1 Sam. 1:1-2,9-11, 17-18,26-28; 2:1-3
Sean Wegener, pastor
First Baptist Church, Summerville
Old Testament struggles sometimes feel foreign. Modern Christians do not often relate well to arguing over water rights, determining who gets the spotted goats, or what types of mold are ceremonially unclean. However, one biblical tragedy still impacts us deeply — fertility.
Often, our first response to social tragedies is an unhealthy one. When issues like divorce, infertility, or rebellious children arise, the tendency of the modern Christian is to seek solutions in human will power. We are quick to run to Google, counselors, renown clinics, psychological analyses, or any human path. We want to be proactive. The oversaturation of ever emerging sciences and self-assured opinions allows us the opportunity to rely on human ingenuity. However, the modern convenience of the information age was not available to Hannah.
The faith of Hannah
1 and 2 Samuel explain how David and became the promised king of God, from which the Messiah would come. Considering this, the story of Hannah is striking. The author of 1 Samuel spends more time detailing the life of a house wife than he does David’s origin.
Hannah is portrayed as the most pious Old Testament biblical figure. Yet, she defies our modern conception of a ‘strong’ woman. Hannah lives at the same time as the Judges of Israel; therefore, it is proper to contrast Hannah with the Judges of Israel. She is not a prophetess like Deborah. She is not an assassin like Ehud. She is not a leader like Gideon. Hannah is the opposite of Hollywood’s modern-day heroine. She is a pious, rural house wife.
How forgotten Hannah must have felt. Living in the backwater country of Israel, she was barren. Many today know the loneliness that infertility causes. Hannah took her sorrows to God; her husband did not. Elkanah is another biblical example of a husband taking a second wife in order conceive children (Gen. 16 and 30). Hannah’s loneliness and her self-perceived shame is multiplied by her status as the less fortunate wife. For this reason, Hannah’s trust in God stands as the example of the most pious woman.
The uniqueness of Hannah’s’ prayer life
Hannah’s first recorded action is to go up to the house of the Lord and pray. She is the only woman in the Old Testament to do so. Unlike Sarah, she didn’t attempt and crafty schemes to get what she wanted. Hannah called upon the Lord. The importance of prayer is highlighted here. God has the deepest regard for what mankind esteems unimportant. God has concern for the sparrows, how much more so for Hannah? He hears the cries of the kings like David, and he is comforting to the forgotten. God hears us.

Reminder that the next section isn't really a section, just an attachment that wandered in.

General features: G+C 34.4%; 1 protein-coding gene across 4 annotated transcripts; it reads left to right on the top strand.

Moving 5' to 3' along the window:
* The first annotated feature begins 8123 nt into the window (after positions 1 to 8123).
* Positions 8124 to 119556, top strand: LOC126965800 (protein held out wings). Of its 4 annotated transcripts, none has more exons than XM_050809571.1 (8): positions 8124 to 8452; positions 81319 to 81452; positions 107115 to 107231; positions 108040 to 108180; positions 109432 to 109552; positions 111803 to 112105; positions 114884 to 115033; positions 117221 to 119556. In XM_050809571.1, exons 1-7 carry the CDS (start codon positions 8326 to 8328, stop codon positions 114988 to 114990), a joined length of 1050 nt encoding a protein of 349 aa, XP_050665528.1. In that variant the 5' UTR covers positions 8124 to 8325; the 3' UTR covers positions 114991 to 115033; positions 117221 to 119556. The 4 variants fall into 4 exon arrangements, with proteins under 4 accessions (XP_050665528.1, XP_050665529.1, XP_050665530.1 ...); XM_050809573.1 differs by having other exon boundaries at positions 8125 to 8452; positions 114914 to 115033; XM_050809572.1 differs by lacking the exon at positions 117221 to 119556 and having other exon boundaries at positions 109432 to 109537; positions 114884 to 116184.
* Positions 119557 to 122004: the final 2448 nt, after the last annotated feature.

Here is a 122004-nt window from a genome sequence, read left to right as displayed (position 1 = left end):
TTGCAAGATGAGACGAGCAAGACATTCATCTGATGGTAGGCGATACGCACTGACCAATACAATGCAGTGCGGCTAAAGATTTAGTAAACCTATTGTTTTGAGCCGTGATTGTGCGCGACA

The power of prayer
Hannah’s prayer, as recorded in 1 Sam. 2, is the mother of the book of Psalms. Her Psalm is among the earliest examples of Israelite poetry and is considered one of the first Psalms ever written. The format of her prayer is foundational to both David’s Psalms and Mary’s song in the New Testament.
Hannah begins her prayer in the same format that Jesus taught us to pray; she hallows the name of the Lord. “There is none holy like the Lord: for there is none besides you.” Her prayer is a theological marvel. She recognizes God’s stewardship over everything (including the womb), His power over the armies of the earth, His love for the forlorn, and His role as judge. The purpose of Hannah’s prayer today is to remind us faith and prayers, even of the most forgotten among us, are heard by the Lord.
Many of us trust in a little God, pray little prayers, and trust a little. Secretly, we worry we may miss out on the will of God. We are anxious wondering ‘am I really saved?’, ‘does God really see? Really care?’ There is a better way of living as a Christian. It requires a belief in a God who is the Rock. Prayer is the crucial element in changing our view of God. Prayer forces us to recognize that God is not a spiritual force to be invoked but a Person to be feared, loved, and trusted.
The power of prayer is in trusting God with our needs, both the physical and those of our anguishing hearts. The power of the Christian life is not in our planning, not in how our will and wit can overcome. Hannah provides us with the right first response. We take our cares and concerns to God. We throw ourselves upon the mercy of The Holy One who hears us, cares for us, and has promised to work all things to the good of those who love Him.